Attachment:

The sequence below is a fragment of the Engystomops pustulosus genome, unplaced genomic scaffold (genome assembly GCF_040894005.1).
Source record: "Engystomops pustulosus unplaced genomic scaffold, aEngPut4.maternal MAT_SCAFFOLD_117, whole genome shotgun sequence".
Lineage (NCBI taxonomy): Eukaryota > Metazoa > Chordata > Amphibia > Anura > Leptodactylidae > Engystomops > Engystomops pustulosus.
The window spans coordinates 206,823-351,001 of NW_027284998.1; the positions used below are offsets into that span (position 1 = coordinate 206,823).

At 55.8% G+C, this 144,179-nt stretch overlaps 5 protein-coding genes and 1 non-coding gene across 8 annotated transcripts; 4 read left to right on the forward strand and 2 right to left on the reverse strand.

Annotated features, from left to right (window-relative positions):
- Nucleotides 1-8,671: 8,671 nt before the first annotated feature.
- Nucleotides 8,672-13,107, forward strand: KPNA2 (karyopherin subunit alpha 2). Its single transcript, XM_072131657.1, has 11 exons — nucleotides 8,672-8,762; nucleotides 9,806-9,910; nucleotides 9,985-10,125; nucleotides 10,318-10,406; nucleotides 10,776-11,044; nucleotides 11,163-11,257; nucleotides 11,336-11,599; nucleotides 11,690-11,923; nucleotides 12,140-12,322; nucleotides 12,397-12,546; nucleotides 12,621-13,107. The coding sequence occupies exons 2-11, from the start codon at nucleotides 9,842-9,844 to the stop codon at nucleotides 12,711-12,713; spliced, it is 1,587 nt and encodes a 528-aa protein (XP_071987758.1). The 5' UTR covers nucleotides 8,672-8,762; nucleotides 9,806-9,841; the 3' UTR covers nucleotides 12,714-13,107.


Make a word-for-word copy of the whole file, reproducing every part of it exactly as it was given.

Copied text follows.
The sequence below is a fragment of the Engystomops pustulosus genome, unplaced genomic scaffold (genome assembly GCF_040894005.1).
Source record: "Engystomops pustulosus unplaced genomic scaffold, aEngPut4.maternal MAT_SCAFFOLD_117, whole genome shotgun sequence".
Lineage (NCBI taxonomy): Eukaryota > Metazoa > Chordata > Amphibia > Anura > Leptodactylidae > Engystomops > Engystomops pustulosus.
The window spans coordinates 206,823-351,001 of NW_027284998.1; the positions used below are offsets into that span (position 1 = coordinate 206,823).

At 55.8% G+C, this 144,179-nt stretch overlaps 5 protein-coding genes and 1 non-coding gene across 8 annotated transcripts; 4 read left to right on the forward strand and 2 right to left on the reverse strand.

Annotated features, from left to right (window-relative positions):
- Nucleotides 1-8,671: 8,671 nt before the first annotated feature.
- Nucleotides 8,672-13,107, forward strand: KPNA2 (karyopherin subunit alpha 2). Its single transcript, XM_072131657.1, has 11 exons — nucleotides 8,672-8,762; nucleotides 9,806-9,910; nucleotides 9,985-10,125; nucleotides 10,318-10,406; nucleotides 10,776-11,044; nucleotides 11,163-11,257; nucleotides 11,336-11,599; nucleotides 11,690-11,923; nucleotides 12,140-12,322; nucleotides 12,397-12,546; nucleotides 12,621-13,107. The coding sequence occupies exons 2-11, from the start codon at nucleotides 9,842-9,844 to the stop codon at nucleotides 12,711-12,713; spliced, it is 1,587 nt and encodes a 528-aa protein (XP_071987758.1). The 5' UTR covers nucleotides 8,672-8,762; nucleotides 9,806-9,841; the 3' UTR covers nucleotides 12,714-13,107.